Beacon Transcript – A millipede with an astounding number of 414 legs and other natural enhancements was found in a Californian cave.
The newly discovered species was found after a number of expeditions held in between the 2002-2004 and 2006-2009 time period in the Lange Cave marble cavern located in the Californian-based Sequoia National Park and the research on the current specimen has been published in the ZooKeys journal.
The samples of the astounding number of legs millipede were then sent to two invertebrates specialists, Virginia Tech’s Paul Marek and Hampden-Sydney College in Virginia’s William Shear.
As the two examined the specimens, they determined that the millipede almost lived up to its name as it was determined to have 414 legs.
The species’ name comes from the Italian mille piedi, which literally means a thousand feet, and although this particular millipede has not reached that number, it still is the second leggiest exemplary ever to be found.
The biggest number of legs to ever be registered on a living organism belongs to the illacme plenipes, and had a total of 750 legs.
The newly discovered specimen has been categorized in the same species, the genus illacme, which features the animals with the biggest numbers of legs ever found.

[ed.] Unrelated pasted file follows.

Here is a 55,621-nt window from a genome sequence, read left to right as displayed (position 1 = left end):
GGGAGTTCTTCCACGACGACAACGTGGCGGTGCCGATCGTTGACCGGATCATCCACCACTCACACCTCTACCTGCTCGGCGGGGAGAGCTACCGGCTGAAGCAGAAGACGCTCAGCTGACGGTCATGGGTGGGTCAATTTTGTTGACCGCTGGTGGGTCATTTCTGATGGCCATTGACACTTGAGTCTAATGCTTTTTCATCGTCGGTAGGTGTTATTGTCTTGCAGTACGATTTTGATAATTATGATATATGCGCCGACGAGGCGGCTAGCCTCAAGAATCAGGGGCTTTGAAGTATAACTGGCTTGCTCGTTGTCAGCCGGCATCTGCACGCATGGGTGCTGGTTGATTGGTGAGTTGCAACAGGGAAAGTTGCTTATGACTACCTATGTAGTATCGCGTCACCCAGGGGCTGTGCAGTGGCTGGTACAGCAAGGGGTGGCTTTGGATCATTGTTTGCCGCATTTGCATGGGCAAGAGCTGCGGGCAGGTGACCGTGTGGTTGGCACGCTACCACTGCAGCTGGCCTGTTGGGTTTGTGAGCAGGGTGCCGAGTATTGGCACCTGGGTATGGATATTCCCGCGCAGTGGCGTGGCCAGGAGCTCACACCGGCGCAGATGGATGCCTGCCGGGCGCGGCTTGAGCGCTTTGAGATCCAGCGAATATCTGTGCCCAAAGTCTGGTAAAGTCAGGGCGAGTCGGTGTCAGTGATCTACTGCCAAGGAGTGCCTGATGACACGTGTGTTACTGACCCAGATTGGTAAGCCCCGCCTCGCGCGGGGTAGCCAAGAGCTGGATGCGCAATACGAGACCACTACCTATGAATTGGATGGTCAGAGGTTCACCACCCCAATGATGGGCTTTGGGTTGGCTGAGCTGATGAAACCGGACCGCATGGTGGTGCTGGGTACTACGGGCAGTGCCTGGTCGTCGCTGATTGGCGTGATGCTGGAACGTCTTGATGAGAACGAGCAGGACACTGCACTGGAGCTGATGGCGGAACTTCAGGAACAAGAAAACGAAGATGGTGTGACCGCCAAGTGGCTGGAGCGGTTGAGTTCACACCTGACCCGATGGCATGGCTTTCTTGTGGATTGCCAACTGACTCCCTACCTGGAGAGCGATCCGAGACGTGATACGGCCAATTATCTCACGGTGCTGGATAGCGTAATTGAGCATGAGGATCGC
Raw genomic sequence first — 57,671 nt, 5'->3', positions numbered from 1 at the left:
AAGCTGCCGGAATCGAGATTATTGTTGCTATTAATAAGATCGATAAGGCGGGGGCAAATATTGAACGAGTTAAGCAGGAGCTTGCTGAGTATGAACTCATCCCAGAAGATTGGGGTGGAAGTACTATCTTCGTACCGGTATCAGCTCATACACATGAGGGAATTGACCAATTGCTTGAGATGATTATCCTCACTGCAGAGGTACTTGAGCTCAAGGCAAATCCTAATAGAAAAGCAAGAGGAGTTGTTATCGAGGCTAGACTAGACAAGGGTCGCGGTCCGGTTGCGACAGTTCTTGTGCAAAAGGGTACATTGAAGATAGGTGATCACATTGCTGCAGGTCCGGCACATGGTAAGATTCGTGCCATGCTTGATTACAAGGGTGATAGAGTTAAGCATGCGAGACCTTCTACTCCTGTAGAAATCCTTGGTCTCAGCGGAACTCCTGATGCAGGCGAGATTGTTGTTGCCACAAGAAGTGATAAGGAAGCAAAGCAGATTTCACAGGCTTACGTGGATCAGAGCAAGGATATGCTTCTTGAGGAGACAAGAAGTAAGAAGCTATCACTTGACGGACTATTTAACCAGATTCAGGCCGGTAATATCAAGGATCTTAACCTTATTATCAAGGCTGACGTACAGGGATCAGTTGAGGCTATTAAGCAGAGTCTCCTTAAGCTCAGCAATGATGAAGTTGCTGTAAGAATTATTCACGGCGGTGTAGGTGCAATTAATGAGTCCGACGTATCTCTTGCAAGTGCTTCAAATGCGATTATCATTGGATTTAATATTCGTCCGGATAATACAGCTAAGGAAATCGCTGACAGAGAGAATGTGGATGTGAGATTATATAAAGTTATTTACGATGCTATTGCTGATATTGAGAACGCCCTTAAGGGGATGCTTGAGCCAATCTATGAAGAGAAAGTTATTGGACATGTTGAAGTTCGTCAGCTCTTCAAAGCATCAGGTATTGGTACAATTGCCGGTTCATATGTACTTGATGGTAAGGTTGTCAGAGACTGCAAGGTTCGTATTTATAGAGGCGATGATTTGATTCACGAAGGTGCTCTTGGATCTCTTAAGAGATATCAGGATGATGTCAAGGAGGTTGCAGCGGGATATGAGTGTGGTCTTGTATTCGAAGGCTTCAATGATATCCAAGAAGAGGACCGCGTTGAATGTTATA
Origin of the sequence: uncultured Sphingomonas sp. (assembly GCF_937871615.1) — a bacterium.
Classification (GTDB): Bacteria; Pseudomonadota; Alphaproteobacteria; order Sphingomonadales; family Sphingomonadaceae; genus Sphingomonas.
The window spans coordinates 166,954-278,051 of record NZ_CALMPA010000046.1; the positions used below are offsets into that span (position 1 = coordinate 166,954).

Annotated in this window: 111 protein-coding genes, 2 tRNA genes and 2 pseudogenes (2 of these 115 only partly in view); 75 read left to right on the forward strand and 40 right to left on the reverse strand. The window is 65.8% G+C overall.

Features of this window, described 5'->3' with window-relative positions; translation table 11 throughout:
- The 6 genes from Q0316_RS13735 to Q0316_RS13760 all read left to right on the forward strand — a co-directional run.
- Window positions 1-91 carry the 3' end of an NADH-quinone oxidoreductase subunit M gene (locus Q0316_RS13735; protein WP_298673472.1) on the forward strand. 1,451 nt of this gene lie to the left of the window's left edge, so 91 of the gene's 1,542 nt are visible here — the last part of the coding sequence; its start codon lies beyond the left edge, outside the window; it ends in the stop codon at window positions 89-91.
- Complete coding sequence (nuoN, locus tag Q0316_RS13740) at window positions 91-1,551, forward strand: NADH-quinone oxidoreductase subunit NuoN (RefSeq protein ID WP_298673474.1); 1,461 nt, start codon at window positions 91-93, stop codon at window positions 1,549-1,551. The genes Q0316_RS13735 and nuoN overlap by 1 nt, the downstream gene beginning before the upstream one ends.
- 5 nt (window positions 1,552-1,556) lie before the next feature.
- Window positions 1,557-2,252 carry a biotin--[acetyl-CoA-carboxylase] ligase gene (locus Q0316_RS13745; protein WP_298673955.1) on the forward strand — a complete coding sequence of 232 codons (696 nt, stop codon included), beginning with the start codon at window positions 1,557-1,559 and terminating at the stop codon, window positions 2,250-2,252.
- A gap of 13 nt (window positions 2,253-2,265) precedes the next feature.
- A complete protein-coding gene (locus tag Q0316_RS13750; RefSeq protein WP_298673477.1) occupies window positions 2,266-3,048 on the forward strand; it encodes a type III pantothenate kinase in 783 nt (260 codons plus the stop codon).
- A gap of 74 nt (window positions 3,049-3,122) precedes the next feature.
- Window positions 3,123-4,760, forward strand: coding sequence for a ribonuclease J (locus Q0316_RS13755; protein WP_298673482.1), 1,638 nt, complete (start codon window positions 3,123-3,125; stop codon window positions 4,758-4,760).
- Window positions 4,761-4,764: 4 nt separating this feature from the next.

As a second species pertaining to the genus came as a surprise, its name was elected to be Illacme tobini, after Ben Tobin.
Ben Tobin is the Grand Canyon National Park’s cave specialist that has conducted the Lange cave surveys and led the study of the new millipede species.
The single Illacme tobini was a 0.8 inches long male specimen. As there are no currently discovered female versions of this specific millipede, the scientists do not know how it would look but have managed to point out a possible reproduction means.
It has been noted that the millipede, besides its 414 legs, also seems to exhibit 4 gonopods. The gonopods are the millipede version of a male reproductive organ, and it would seem that this specimen, and probably the species, has transformed its ninth and tenth pair of legs into such a reproductive organ.
Besides its astounding number of legs, the millipede could also boast with a number of 200 pores that probably secreted an unknown type of compound chemical that protected the invertebrate from potential attackers.
Although several other expeditions have been conducted in order to find other specimens, this is the only one to have as yet been found as the explorations both in and outside the designated area failed to return favorable results
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